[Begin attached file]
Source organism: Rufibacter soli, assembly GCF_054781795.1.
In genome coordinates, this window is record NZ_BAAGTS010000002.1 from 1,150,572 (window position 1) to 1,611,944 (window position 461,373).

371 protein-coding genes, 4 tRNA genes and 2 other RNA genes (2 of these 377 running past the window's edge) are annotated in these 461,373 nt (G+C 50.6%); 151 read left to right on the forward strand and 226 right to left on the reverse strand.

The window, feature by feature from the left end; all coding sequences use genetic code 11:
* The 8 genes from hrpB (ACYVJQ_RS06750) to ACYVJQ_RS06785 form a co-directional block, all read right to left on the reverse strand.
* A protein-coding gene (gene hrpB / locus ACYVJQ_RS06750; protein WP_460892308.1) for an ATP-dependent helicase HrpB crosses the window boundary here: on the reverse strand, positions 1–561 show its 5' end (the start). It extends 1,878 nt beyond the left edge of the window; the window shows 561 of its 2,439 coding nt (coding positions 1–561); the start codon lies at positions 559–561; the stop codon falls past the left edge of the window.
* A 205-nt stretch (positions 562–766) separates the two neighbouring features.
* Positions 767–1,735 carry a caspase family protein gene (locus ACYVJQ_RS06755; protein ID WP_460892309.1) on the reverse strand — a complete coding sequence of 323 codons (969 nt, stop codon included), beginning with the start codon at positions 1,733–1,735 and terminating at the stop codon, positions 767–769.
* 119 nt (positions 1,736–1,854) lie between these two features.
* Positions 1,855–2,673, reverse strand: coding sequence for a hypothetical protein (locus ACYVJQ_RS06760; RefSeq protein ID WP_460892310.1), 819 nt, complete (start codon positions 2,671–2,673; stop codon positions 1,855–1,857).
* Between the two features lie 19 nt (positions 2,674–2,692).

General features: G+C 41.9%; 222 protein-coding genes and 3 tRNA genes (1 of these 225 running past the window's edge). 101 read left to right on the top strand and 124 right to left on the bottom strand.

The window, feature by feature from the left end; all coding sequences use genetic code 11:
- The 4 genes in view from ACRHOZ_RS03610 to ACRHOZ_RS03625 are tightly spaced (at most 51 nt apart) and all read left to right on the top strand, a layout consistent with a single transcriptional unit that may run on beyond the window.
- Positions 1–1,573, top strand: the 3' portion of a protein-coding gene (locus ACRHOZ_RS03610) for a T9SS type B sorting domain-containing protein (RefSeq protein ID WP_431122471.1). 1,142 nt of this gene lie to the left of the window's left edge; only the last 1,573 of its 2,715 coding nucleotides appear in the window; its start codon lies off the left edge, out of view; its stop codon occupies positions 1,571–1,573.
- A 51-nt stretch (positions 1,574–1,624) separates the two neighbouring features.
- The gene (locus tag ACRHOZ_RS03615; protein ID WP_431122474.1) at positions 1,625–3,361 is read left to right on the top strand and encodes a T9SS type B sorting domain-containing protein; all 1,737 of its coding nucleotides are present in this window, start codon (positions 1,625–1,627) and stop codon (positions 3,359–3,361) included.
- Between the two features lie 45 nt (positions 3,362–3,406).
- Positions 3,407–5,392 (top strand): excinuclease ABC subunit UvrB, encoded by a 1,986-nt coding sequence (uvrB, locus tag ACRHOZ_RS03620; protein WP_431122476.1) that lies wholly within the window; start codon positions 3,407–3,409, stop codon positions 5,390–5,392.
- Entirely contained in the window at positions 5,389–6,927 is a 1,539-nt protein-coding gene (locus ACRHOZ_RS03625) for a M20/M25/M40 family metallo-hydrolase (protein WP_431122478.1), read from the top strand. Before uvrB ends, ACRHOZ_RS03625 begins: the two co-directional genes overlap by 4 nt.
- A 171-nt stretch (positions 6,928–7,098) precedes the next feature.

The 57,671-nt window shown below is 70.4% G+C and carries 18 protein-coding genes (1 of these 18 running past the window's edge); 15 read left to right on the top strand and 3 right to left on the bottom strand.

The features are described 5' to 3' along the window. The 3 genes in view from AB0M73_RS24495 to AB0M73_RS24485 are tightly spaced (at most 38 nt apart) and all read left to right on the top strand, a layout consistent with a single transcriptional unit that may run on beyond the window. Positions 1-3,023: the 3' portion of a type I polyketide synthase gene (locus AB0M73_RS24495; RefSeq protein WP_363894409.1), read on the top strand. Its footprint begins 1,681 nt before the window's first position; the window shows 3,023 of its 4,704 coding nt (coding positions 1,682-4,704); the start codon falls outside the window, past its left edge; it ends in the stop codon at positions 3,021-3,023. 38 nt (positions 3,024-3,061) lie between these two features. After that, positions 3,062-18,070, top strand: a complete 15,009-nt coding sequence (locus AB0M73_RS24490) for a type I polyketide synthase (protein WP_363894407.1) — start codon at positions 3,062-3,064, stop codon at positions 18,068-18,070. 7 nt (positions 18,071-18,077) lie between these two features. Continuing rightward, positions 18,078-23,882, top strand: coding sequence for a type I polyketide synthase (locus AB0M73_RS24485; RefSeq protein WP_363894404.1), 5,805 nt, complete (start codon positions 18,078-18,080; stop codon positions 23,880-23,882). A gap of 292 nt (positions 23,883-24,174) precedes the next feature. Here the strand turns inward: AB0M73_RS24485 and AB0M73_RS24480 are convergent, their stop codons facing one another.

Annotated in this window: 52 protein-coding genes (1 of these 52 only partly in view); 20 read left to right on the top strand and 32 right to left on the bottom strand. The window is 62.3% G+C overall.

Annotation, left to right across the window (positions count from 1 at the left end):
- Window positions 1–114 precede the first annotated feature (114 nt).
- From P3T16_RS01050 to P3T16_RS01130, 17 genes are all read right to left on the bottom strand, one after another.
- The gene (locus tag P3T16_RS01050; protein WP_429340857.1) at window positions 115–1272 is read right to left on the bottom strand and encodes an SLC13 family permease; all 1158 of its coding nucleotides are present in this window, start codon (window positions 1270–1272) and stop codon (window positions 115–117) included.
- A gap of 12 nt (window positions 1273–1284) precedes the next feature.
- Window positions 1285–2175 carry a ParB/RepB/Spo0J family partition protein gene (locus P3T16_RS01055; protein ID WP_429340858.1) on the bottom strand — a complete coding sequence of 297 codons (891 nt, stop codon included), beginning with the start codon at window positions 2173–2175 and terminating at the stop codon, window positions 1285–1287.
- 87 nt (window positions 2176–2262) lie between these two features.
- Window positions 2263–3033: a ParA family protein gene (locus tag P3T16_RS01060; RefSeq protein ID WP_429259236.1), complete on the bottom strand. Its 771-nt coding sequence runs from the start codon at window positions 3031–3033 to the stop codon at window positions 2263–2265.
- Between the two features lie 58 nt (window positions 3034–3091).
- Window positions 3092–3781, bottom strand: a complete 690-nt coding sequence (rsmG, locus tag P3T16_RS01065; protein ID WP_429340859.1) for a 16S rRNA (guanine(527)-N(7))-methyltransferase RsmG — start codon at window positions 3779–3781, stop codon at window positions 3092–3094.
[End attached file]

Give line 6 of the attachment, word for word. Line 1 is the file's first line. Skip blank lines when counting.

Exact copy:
* A protein-coding gene (gene hrpB / locus ACYVJQ_RS06750; protein WP_460892308.1) for an ATP-dependent helicase HrpB crosses the window boundary here: on the reverse strand, positions 1–561 show its 5' end (the start). It extends 1,878 nt beyond the left edge of the window; the window shows 561 of its 2,439 coding nt (coding positions 1–561); the start codon lies at positions 559–561; the stop codon falls past the left edge of the window.